2

Workload characterization and customer interaction at e-commerce web servers

Wang, Qing 27 October 2004 (has links)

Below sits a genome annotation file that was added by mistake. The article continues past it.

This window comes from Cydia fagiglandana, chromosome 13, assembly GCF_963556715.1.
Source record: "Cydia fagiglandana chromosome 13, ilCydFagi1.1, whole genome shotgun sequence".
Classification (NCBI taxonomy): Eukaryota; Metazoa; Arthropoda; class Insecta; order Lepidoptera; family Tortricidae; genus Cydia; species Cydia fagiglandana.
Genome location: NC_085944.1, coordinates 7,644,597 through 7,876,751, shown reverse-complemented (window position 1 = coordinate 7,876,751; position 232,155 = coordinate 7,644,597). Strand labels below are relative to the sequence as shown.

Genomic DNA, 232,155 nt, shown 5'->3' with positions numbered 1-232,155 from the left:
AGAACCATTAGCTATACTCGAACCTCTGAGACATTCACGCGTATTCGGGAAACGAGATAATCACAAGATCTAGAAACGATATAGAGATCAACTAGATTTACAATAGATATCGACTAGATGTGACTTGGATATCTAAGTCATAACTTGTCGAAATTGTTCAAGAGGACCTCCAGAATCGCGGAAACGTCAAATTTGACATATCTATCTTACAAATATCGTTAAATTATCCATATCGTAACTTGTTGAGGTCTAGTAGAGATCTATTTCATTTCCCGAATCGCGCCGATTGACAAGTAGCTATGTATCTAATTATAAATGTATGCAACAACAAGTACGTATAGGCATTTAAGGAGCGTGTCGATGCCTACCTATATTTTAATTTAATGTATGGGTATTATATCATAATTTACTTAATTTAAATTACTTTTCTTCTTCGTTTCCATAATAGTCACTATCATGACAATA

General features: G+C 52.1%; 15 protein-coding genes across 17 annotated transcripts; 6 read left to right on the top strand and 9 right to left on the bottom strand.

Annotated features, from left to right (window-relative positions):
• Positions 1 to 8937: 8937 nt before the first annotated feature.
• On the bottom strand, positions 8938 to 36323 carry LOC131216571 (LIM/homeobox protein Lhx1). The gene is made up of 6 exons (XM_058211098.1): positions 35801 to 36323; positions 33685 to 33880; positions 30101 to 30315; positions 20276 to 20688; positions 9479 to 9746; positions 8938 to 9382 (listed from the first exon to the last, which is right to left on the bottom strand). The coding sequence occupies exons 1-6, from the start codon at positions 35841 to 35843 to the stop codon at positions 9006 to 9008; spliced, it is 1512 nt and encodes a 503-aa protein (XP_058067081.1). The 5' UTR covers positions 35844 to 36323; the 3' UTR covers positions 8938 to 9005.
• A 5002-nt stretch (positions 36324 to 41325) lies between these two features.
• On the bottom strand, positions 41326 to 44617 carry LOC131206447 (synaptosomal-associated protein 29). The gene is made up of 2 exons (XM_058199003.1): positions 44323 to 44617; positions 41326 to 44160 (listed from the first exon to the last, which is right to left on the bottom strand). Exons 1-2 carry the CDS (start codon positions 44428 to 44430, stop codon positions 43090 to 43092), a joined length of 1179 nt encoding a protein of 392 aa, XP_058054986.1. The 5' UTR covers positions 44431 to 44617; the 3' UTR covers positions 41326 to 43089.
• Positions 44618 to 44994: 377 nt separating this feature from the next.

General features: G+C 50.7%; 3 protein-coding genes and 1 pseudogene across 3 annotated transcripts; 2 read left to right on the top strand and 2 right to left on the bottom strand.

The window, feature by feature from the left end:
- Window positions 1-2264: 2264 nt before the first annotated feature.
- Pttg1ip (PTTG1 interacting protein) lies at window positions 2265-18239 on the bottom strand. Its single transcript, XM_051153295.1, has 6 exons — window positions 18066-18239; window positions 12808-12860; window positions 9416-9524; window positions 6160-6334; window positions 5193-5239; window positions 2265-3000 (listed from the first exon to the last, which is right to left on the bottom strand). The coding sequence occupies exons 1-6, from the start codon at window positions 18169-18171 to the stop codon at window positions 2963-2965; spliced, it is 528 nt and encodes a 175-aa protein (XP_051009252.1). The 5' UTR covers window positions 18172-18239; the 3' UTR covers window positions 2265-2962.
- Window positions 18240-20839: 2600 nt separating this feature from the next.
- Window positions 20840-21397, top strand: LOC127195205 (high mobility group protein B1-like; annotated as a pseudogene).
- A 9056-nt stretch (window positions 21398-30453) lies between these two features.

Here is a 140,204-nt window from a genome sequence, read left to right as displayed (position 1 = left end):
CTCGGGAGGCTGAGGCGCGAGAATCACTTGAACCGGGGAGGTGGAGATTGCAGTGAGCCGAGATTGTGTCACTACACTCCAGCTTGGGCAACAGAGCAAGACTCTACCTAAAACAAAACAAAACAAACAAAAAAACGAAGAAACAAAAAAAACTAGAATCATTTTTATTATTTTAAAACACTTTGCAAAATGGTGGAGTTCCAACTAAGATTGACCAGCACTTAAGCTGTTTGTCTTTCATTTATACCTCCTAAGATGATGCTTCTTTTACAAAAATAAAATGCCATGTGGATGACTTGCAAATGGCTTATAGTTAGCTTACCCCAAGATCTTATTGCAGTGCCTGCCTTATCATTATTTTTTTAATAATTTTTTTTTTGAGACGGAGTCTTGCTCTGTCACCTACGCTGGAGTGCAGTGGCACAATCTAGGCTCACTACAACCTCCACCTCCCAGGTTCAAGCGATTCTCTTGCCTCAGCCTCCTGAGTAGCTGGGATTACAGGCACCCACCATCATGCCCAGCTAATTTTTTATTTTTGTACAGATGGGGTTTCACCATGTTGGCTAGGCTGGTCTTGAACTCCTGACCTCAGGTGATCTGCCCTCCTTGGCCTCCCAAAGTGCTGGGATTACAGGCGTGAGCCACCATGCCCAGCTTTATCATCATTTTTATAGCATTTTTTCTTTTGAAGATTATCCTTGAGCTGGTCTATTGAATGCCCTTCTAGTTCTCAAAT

Electronic commerce servers have a significant presence in today's Internet. Corporations want to maintain high availability, sufficient capacity, and satisfactory performance for their E-commerce Web systems, and want to provide satisfactory services to customers. Workload characterization and the analysis of customers' interactions with Web sites are the bases upon which to analyze server performance, plan system capacity, manage system resources, and personalize services at the Web site. To date, little empirical evidence has been discovered that identifies the characteristics for Web workloads of E-commerce systems and the behaviours of customers. This thesis analyzes the Web access logs at public Web sites for three organizations: a car rental company, an IT company, and the Computer Science department of the University of Saskatchewan. In these case studies, the characteristics of Web workloads are explored at the request level, functionlevel, resource level, and session level; customers' interactions with Web sites are analyzed by identifying and characterizing session groups. The main E-commerce Web workload characteristics and performance implications are: i) The requests for dynamic Web objects are an important part of the workload. These requests should be characterized separately since the system processes them differently; ii) Some popular image files, which are embedded in the same Web page, are always requested together. If these files are requested and sent in a bundle, a system will greatly reduce the overheads in processing requests for these files; iii) The percentage of requests for each Web page category tends to be stable in the workload when the time scale is large enough. This observation is helpful in forecasting workload composition; iv) the Secure Socket Layer protocol (SSL) is heavily used and most Web objects are either requested primarily through SSL or primarily not through SSL; and v) Session groups of different characteristics are identified for all logs. The analysis of session groups may be helpful in improving system performance, maximizing revenue throughput of the system, providing better services to customers, and managing and planning system resources. A hybrid clustering algorithm, which is a combination of the minimum spanning tree method and k-means clustering algorithm, is proposed to identify session clusters. Session clusters obtained using the three session representations Pages Requested, Navigation Pattern, and Resource Usage are similar enough so that it is possible to use different session representations interchangeably to produce similar groupings. The grouping based on one session representation is believed to be sufficient to answer questions in server performance, resource management, capacity planning and Web site personalization, which previously would have required multiple different groupings. Grouping by Pages Requested is recommended since it is the simplest and data on Web pages requested is relatively easy to obtain in HTTP logs.